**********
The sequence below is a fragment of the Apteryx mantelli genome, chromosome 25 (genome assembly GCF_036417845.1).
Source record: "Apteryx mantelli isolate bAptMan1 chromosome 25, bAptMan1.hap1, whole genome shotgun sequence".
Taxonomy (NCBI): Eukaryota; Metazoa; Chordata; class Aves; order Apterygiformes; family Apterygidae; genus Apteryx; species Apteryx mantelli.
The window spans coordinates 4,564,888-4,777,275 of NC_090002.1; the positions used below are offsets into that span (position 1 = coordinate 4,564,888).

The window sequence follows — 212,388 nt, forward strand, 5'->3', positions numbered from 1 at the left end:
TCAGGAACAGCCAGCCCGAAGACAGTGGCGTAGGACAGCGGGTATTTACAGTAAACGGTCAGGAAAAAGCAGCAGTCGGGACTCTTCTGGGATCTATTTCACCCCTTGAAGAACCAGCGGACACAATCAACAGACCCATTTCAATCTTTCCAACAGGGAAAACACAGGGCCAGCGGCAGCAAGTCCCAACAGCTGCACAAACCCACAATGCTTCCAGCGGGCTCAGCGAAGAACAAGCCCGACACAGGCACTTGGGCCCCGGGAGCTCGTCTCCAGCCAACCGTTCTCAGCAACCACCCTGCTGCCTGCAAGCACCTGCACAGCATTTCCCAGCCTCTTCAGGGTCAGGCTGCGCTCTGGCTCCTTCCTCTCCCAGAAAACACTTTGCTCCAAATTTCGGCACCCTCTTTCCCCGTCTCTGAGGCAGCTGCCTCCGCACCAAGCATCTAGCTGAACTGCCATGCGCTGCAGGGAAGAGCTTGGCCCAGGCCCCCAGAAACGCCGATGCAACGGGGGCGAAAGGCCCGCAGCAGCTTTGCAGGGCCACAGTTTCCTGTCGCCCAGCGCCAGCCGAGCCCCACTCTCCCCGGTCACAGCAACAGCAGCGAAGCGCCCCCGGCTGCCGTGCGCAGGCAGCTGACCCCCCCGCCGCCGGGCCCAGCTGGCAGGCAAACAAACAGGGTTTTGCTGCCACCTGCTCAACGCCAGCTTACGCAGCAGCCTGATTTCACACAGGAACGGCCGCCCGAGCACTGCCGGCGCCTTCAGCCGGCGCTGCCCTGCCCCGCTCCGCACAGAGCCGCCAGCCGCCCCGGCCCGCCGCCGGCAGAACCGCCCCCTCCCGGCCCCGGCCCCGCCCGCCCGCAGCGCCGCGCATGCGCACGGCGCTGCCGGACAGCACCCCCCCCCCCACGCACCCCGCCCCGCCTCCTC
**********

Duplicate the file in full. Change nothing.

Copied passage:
The sequence below is a fragment of the Apteryx mantelli genome, chromosome 25 (genome assembly GCF_036417845.1).
Source record: "Apteryx mantelli isolate bAptMan1 chromosome 25, bAptMan1.hap1, whole genome shotgun sequence".
Taxonomy (NCBI): Eukaryota; Metazoa; Chordata; class Aves; order Apterygiformes; family Apterygidae; genus Apteryx; species Apteryx mantelli.
The window spans coordinates 4,564,888-4,777,275 of NC_090002.1; the positions used below are offsets into that span (position 1 = coordinate 4,564,888).

The window sequence follows — 212,388 nt, forward strand, 5'->3', positions numbered from 1 at the left end:
TCAGGAACAGCCAGCCCGAAGACAGTGGCGTAGGACAGCGGGTATTTACAGTAAACGGTCAGGAAAAAGCAGCAGTCGGGACTCTTCTGGGATCTATTTCACCCCTTGAAGAACCAGCGGACACAATCAACAGACCCATTTCAATCTTTCCAACAGGGAAAACACAGGGCCAGCGGCAGCAAGTCCCAACAGCTGCACAAACCCACAATGCTTCCAGCGGGCTCAGCGAAGAACAAGCCCGACACAGGCACTTGGGCCCCGGGAGCTCGTCTCCAGCCAACCGTTCTCAGCAACCACCCTGCTGCCTGCAAGCACCTGCACAGCATTTCCCAGCCTCTTCAGGGTCAGGCTGCGCTCTGGCTCCTTCCTCTCCCAGAAAACACTTTGCTCCAAATTTCGGCACCCTCTTTCCCCGTCTCTGAGGCAGCTGCCTCCGCACCAAGCATCTAGCTGAACTGCCATGCGCTGCAGGGAAGAGCTTGGCCCAGGCCCCCAGAAACGCCGATGCAACGGGGGCGAAAGGCCCGCAGCAGCTTTGCAGGGCCACAGTTTCCTGTCGCCCAGCGCCAGCCGAGCCCCACTCTCCCCGGTCACAGCAACAGCAGCGAAGCGCCCCCGGCTGCCGTGCGCAGGCAGCTGACCCCCCCGCCGCCGGGCCCAGCTGGCAGGCAAACAAACAGGGTTTTGCTGCCACCTGCTCAACGCCAGCTTACGCAGCAGCCTGATTTCACACAGGAACGGCCGCCCGAGCACTGCCGGCGCCTTCAGCCGGCGCTGCCCTGCCCCGCTCCGCACAGAGCCGCCAGCCGCCCCGGCCCGCCGCCGGCAGAACCGCCCCCTCCCGGCCCCGGCCCCGCCCGCCCGCAGCGCCGCGCATGCGCACGGCGCTGCCGGACAGCACCCCCCCCCCCACGCACCCCGCCCCGCCTCCTC